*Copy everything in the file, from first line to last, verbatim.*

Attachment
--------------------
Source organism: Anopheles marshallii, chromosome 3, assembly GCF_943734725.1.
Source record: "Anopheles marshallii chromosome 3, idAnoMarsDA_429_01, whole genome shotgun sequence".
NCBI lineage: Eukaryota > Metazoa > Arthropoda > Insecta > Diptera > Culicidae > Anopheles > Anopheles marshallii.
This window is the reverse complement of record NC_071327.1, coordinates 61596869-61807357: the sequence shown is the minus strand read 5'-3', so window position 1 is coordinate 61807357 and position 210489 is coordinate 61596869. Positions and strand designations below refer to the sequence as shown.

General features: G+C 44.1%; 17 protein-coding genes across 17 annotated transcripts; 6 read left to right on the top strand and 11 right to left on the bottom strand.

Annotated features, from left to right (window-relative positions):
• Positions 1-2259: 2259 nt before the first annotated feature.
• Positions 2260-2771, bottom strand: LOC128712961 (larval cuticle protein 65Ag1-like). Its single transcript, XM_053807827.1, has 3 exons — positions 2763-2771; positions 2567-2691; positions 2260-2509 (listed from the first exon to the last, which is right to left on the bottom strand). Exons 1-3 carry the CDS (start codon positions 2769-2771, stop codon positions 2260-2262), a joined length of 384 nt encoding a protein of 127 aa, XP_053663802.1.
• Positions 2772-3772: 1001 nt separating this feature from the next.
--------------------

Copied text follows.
Source organism: Anopheles marshallii, chromosome 3, assembly GCF_943734725.1.
Source record: "Anopheles marshallii chromosome 3, idAnoMarsDA_429_01, whole genome shotgun sequence".
NCBI lineage: Eukaryota > Metazoa > Arthropoda > Insecta > Diptera > Culicidae > Anopheles > Anopheles marshallii.
This window is the reverse complement of record NC_071327.1, coordinates 61596869-61807357: the sequence shown is the minus strand read 5'-3', so window position 1 is coordinate 61807357 and position 210489 is coordinate 61596869. Positions and strand designations below refer to the sequence as shown.

General features: G+C 44.1%; 17 protein-coding genes across 17 annotated transcripts; 6 read left to right on the top strand and 11 right to left on the bottom strand.

Annotated features, from left to right (window-relative positions):
• Positions 1-2259: 2259 nt before the first annotated feature.
• Positions 2260-2771, bottom strand: LOC128712961 (larval cuticle protein 65Ag1-like). Its single transcript, XM_053807827.1, has 3 exons — positions 2763-2771; positions 2567-2691; positions 2260-2509 (listed from the first exon to the last, which is right to left on the bottom strand). Exons 1-3 carry the CDS (start codon positions 2769-2771, stop codon positions 2260-2262), a joined length of 384 nt encoding a protein of 127 aa, XP_053663802.1.
• Positions 2772-3772: 1001 nt separating this feature from the next.